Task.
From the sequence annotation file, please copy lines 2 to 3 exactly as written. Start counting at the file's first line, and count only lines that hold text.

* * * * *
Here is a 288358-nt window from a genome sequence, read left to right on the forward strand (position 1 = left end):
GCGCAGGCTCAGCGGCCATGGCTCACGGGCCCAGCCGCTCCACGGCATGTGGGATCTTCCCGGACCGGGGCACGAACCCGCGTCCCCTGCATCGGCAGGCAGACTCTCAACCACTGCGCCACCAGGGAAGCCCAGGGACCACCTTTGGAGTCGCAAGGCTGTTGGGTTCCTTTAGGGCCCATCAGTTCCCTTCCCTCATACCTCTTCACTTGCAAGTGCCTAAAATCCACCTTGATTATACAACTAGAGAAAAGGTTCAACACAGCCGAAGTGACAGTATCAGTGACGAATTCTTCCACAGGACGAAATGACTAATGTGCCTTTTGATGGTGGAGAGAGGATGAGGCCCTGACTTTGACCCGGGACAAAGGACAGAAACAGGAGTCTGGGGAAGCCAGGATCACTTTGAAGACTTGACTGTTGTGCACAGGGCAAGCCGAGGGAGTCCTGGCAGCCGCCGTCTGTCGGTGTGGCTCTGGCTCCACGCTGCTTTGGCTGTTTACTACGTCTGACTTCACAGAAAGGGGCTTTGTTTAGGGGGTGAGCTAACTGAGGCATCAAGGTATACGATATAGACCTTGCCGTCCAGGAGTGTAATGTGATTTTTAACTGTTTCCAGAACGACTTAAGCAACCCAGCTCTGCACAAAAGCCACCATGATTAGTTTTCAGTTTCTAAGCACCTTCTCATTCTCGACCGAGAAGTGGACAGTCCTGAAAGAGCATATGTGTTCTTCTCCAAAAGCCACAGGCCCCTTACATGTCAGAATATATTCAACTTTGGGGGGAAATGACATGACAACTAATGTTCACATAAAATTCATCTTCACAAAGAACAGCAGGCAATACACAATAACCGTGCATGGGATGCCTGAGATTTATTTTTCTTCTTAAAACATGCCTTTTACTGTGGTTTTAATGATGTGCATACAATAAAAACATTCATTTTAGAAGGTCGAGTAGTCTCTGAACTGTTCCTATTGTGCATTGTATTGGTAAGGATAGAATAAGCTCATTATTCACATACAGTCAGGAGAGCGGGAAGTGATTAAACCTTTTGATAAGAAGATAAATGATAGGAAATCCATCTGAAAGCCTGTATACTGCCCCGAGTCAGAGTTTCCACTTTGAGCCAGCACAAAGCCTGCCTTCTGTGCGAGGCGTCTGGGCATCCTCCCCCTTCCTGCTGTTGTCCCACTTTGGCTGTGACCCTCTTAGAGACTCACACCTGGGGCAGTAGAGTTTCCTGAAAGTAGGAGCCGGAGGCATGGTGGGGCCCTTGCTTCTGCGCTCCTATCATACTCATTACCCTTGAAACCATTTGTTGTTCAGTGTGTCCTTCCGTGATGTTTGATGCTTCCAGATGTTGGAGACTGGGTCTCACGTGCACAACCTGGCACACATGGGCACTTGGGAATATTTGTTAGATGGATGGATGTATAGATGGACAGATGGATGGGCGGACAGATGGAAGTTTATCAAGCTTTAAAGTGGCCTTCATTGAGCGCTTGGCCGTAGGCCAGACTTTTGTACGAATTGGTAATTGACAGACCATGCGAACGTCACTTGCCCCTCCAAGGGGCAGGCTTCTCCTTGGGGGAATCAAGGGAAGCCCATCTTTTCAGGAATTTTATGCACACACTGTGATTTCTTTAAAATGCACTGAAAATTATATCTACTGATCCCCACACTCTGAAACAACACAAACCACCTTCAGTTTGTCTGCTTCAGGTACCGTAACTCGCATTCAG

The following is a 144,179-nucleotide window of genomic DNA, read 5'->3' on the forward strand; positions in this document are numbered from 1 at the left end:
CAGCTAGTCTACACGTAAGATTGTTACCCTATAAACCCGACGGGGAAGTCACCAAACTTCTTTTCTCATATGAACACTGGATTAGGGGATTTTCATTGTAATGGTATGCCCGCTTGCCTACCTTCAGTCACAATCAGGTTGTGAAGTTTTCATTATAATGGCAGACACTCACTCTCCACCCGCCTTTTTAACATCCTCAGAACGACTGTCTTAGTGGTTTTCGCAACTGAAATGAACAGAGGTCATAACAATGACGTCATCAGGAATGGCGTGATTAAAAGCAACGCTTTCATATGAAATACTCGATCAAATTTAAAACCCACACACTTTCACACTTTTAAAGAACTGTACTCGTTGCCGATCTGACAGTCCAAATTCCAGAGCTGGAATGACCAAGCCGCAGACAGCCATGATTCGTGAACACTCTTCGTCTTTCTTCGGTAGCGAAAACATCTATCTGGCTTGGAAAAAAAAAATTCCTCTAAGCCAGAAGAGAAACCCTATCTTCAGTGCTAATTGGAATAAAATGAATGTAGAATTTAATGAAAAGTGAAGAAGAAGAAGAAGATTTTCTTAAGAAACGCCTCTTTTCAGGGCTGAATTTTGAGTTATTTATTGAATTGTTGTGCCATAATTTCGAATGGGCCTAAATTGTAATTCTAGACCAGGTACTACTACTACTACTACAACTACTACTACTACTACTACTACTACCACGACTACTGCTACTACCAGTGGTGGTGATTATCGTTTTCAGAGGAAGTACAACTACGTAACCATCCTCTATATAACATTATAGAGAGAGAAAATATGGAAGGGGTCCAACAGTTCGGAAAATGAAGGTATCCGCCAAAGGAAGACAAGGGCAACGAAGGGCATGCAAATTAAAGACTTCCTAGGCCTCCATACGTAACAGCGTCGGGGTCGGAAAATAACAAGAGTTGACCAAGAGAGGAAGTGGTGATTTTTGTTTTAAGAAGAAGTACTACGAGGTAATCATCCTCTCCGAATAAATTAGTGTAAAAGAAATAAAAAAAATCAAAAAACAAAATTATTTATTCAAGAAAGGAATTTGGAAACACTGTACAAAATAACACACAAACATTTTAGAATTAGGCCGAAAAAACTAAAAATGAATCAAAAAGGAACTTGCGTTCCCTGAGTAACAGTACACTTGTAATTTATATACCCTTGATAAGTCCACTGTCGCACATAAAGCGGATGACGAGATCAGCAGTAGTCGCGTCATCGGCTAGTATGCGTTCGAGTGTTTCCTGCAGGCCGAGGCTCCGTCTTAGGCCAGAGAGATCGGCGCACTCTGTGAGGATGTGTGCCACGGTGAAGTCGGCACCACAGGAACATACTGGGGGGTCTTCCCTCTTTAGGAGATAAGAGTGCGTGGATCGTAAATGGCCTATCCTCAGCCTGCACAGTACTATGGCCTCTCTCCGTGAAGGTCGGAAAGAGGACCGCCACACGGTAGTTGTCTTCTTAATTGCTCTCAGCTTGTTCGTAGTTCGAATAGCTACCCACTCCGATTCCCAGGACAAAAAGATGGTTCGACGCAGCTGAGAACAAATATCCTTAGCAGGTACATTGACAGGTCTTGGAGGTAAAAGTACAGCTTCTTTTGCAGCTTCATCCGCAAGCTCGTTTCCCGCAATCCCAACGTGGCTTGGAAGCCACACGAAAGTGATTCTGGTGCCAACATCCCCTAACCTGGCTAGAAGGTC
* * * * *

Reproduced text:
GCGCAGGCTCAGCGGCCATGGCTCACGGGCCCAGCCGCTCCACGGCATGTGGGATCTTCCCGGACCGGGGCACGAACCCGCGTCCCCTGCATCGGCAGGCAGACTCTCAACCACTGCGCCACCAGGGAAGCCCAGGGACCACCTTTGGAGTCGCAAGGCTGTTGGGTTCCTTTAGGGCCCATCAGTTCCCTTCCCTCATACCTCTTCACTTGCAAGTGCCTAAAATCCACCTTGATTATACAACTAGAGAAAAGGTTCAACACAGCCGAAGTGACAGTATCAGTGACGAATTCTTCCACAGGACGAAATGACTAATGTGCCTTTTGATGGTGGAGAGAGGATGAGGCCCTGACTTTGACCCGGGACAAAGGACAGAAACAGGAGTCTGGGGAAGCCAGGATCACTTTGAAGACTTGACTGTTGTGCACAGGGCAAGCCGAGGGAGTCCTGGCAGCCGCCGTCTGTCGGTGTGGCTCTGGCTCCACGCTGCTTTGGCTGTTTACTACGTCTGACTTCACAGAAAGGGGCTTTGTTTAGGGGGTGAGCTAACTGAGGCATCAAGGTATACGATATAGACCTTGCCGTCCAGGAGTGTAATGTGATTTTTAACTGTTTCCAGAACGACTTAAGCAACCCAGCTCTGCACAAAAGCCACCATGATTAGTTTTCAGTTTCTAAGCACCTTCTCATTCTCGACCGAGAAGTGGACAGTCCTGAAAGAGCATATGTGTTCTTCTCCAAAAGCCACAGGCCCCTTACATGTCAGAATATATTCAACTTTGGGGGGAAATGACATGACAACTAATGTTCACATAAAATTCATCTTCACAAAGAACAGCAGGCAATACACAATAACCGTGCATGGGATGCCTGAGATTTATTTTTCTTCTTAAAACATGCCTTTTACTGTGGTTTTAATGATGTGCATACAATAAAAACATTCATTTTAGAAGGTCGAGTAGTCTCTGAACTGTTCCTATTGTGCATTGTATTGGTAAGGATAGAATAAGCTCATTATTCACATACAGTCAGGAGAGCGGGAAGTGATTAAACCTTTTGATAAGAAGATAAATGATAGGAAATCCATCTGAAAGCCTGTATACTGCCCCGAGTCAGAGTTTCCACTTTGAGCCAGCACAAAGCCTGCCTTCTGTGCGAGGCGTCTGGGCATCCTCCCCCTTCCTGCTGTTGTCCCACTTTGGCTGTGACCCTCTTAGAGACTCACACCTGGGGCAGTAGAGTTTCCTGAAAGTAGGAGCCGGAGGCATGGTGGGGCCCTTGCTTCTGCGCTCCTATCATACTCATTACCCTTGAAACCATTTGTTGTTCAGTGTGTCCTTCCGTGATGTTTGATGCTTCCAGATGTTGGAGACTGGGTCTCACGTGCACAACCTGGCACACATGGGCACTTGGGAATATTTGTTAGATGGATGGATGTATAGATGGACAGATGGATGGGCGGACAGATGGAAGTTTATCAAGCTTTAAAGTGGCCTTCATTGAGCGCTTGGCCGTAGGCCAGACTTTTGTACGAATTGGTAATTGACAGACCATGCGAACGTCACTTGCCCCTCCAAGGGGCAGGCTTCTCCTTGGGGGAATCAAGGGAAGCCCATCTTTTCAGGAATTTTATGCACACACTGTGATTTCTTTAAAATGCACTGAAAATTATATCTACTGATCCCCACACTCTGAAACAACACAAACCACCTTCAGTTTGTCTGCTTCAGGTACCGTAACTCGCATTCAG

The following is a 144,179-nucleotide window of genomic DNA, read 5'->3' on the forward strand; positions in this document are numbered from 1 at the left end: